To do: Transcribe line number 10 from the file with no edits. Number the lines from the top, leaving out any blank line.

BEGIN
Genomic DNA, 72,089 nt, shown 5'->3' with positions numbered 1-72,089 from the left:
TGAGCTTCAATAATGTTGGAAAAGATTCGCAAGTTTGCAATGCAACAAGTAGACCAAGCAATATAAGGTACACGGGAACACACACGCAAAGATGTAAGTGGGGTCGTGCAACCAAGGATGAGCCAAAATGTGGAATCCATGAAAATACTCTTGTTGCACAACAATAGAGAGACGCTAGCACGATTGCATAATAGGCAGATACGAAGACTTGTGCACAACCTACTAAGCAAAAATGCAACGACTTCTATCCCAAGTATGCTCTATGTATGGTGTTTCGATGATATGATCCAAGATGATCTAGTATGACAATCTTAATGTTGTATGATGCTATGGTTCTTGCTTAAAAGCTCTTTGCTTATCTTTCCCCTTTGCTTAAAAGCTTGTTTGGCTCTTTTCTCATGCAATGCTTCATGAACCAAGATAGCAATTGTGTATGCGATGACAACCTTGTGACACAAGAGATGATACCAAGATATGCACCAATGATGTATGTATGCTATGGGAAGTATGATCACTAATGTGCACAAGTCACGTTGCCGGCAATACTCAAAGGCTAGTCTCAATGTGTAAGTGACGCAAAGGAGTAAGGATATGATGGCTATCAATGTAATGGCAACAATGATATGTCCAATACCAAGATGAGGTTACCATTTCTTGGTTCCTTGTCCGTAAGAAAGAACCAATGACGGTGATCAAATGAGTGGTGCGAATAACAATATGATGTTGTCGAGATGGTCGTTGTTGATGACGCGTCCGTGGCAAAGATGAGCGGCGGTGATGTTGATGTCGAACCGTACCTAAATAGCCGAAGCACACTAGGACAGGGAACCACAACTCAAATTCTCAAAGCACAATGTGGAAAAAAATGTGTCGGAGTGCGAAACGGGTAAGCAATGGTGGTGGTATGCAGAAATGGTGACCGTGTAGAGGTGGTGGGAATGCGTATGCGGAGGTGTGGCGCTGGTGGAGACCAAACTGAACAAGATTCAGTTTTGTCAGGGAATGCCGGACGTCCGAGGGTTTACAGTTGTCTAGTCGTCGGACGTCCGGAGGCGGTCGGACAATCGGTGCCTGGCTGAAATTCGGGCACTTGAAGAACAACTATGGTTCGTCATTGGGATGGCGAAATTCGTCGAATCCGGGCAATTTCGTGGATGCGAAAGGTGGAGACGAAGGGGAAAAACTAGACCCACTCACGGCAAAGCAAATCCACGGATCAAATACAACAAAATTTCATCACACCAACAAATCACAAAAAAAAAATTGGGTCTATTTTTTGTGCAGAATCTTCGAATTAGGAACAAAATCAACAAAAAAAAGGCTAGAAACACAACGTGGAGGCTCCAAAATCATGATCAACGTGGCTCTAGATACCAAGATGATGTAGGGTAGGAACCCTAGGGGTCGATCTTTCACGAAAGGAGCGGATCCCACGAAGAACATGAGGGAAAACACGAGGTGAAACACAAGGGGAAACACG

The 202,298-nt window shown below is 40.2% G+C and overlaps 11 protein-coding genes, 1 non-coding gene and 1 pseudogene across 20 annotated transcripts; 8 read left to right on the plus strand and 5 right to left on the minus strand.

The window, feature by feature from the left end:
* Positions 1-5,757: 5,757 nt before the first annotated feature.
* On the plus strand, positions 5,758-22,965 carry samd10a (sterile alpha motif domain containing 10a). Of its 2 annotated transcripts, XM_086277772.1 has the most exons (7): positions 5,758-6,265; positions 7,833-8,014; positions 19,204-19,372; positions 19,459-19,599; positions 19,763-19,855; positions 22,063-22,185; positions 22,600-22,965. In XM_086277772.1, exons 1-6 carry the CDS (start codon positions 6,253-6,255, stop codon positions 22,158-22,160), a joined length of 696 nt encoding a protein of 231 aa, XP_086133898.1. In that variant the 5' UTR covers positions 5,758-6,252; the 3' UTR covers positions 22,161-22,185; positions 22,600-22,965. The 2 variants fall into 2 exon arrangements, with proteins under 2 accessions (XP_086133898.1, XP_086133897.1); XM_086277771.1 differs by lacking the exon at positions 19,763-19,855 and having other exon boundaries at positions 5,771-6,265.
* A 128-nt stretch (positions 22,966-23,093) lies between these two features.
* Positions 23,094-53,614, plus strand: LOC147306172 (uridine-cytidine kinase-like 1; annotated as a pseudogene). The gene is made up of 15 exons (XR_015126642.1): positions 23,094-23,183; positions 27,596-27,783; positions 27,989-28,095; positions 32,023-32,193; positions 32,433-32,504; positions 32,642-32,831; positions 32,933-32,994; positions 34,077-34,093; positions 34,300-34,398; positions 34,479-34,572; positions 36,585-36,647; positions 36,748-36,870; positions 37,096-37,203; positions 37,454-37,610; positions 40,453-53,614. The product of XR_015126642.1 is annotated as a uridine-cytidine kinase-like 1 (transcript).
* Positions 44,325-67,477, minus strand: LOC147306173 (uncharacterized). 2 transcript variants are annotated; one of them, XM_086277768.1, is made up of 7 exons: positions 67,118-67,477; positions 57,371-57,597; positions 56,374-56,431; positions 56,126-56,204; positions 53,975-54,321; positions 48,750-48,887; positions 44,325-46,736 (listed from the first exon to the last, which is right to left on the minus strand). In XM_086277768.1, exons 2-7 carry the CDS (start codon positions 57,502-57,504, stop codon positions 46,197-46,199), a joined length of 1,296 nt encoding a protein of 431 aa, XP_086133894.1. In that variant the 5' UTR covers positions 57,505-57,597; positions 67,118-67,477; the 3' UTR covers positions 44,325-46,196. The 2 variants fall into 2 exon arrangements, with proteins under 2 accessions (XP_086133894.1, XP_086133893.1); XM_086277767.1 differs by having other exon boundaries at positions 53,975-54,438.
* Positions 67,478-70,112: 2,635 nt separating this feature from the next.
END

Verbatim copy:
* Positions 67,478-70,112: 2,635 nt separating this feature from the next.